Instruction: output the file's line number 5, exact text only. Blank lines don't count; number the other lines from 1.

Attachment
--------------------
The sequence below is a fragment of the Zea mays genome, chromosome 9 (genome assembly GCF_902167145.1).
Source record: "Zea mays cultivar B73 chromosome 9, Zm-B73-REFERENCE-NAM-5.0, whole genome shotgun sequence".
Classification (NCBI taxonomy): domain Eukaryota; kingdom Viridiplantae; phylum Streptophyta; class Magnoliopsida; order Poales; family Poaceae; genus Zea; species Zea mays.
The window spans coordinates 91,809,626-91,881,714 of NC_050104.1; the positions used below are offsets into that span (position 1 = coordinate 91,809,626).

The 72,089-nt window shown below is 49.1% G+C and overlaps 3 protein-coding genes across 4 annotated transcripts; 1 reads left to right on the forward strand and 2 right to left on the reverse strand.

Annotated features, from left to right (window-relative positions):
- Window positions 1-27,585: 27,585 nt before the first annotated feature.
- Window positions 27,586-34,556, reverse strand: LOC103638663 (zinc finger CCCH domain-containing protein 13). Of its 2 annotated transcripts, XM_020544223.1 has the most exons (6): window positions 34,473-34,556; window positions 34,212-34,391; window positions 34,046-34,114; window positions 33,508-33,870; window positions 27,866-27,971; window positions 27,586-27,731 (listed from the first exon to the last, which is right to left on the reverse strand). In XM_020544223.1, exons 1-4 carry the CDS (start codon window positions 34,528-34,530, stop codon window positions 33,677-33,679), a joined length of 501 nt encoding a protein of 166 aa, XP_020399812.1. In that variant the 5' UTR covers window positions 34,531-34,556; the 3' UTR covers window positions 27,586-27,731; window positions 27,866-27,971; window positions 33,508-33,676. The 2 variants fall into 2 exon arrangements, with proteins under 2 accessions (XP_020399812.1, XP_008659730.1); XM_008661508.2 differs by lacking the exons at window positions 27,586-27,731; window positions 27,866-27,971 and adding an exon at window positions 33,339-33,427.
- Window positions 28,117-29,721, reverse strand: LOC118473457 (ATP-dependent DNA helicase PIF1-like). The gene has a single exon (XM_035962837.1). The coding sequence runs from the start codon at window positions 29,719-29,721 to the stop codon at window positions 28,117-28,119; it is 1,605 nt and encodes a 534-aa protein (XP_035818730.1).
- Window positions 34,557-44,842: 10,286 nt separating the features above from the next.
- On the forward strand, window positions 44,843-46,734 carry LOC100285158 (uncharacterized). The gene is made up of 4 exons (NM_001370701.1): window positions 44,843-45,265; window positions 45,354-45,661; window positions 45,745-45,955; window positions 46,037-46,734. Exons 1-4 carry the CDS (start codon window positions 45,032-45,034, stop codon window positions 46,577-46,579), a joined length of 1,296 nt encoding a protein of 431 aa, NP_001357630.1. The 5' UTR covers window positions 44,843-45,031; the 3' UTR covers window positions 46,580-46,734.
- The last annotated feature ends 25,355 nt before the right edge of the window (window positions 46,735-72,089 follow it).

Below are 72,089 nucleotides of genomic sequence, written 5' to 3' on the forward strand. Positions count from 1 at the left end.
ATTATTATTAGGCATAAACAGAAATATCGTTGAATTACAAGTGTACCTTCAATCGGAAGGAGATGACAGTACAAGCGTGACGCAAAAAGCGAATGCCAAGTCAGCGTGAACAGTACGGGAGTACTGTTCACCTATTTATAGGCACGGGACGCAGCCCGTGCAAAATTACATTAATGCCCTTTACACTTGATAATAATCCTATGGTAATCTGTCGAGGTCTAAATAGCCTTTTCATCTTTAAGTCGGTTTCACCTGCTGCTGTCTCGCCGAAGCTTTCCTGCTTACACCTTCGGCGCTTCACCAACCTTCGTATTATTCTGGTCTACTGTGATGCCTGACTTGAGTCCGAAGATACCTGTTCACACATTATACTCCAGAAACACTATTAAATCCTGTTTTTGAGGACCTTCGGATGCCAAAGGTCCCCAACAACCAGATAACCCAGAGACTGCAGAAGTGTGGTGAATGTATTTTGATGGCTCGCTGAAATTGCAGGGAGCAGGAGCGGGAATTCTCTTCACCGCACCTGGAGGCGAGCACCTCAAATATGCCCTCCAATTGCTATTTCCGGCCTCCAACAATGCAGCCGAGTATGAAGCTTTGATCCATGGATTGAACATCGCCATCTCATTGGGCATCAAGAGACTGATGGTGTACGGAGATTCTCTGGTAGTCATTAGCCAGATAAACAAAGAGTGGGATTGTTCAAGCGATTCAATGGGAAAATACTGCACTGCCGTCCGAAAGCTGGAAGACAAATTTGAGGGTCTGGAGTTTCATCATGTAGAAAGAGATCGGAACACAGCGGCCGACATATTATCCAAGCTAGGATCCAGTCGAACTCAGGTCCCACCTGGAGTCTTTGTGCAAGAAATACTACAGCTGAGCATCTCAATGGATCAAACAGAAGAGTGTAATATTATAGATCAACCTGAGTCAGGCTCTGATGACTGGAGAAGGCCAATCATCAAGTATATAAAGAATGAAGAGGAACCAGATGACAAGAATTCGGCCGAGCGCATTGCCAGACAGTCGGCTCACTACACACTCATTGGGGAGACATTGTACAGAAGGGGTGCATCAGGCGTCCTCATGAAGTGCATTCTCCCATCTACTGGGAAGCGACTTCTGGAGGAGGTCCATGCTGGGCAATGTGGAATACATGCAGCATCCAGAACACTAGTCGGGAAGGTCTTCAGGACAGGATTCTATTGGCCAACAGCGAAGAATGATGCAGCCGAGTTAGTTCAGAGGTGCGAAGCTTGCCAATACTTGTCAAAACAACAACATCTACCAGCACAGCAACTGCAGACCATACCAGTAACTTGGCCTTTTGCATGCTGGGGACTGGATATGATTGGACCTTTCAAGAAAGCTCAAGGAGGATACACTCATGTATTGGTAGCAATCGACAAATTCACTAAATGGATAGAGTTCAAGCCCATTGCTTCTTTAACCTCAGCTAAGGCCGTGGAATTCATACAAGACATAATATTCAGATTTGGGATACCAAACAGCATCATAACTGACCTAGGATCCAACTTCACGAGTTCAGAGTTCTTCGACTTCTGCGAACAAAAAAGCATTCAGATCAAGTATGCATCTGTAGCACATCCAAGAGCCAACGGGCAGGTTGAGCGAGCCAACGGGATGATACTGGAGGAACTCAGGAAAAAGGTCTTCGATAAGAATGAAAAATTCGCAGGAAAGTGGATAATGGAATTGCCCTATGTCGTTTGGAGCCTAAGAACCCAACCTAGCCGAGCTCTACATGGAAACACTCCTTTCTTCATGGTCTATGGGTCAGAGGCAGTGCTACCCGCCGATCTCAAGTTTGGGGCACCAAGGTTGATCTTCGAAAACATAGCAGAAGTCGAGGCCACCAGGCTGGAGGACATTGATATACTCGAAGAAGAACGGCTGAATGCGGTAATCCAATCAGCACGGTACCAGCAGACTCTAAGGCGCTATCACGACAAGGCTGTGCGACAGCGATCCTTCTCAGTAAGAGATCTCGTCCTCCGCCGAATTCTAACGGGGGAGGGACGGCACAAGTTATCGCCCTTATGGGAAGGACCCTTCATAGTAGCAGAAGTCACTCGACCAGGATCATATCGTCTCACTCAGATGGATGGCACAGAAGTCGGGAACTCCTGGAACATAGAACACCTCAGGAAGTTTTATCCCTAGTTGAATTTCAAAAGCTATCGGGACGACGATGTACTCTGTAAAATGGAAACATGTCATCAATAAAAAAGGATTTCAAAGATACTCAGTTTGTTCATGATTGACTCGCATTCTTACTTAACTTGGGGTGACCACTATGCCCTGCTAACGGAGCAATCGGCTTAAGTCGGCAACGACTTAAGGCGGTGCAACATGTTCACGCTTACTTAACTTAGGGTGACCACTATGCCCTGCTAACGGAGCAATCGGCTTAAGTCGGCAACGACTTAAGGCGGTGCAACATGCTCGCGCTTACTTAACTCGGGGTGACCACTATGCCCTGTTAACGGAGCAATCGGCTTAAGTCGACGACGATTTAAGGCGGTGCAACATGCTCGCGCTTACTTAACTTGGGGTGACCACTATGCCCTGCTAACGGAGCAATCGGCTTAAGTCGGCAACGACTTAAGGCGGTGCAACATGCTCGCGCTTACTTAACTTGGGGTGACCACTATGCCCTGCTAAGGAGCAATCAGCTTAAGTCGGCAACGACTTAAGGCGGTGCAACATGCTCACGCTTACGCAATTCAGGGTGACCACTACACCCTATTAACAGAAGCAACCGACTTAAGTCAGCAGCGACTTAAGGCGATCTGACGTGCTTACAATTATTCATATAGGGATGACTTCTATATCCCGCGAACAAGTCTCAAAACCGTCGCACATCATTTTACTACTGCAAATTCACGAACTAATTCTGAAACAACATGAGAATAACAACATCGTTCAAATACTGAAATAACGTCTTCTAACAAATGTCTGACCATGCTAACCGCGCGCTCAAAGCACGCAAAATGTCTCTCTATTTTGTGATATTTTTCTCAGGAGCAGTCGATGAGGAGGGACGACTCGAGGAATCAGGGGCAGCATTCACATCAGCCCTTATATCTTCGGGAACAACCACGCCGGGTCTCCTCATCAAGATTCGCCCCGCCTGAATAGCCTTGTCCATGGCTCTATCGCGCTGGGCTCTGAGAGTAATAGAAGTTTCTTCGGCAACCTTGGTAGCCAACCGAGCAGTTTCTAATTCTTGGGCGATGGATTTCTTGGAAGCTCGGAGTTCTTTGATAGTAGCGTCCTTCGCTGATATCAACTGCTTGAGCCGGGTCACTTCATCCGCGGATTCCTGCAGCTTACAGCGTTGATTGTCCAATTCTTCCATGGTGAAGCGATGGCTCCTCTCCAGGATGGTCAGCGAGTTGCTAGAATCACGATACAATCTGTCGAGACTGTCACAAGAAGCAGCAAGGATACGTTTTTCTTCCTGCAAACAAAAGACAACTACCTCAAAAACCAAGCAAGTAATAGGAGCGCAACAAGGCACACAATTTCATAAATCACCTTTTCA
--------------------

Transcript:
The 72,089-nt window shown below is 49.1% G+C and overlaps 3 protein-coding genes across 4 annotated transcripts; 1 reads left to right on the forward strand and 2 right to left on the reverse strand.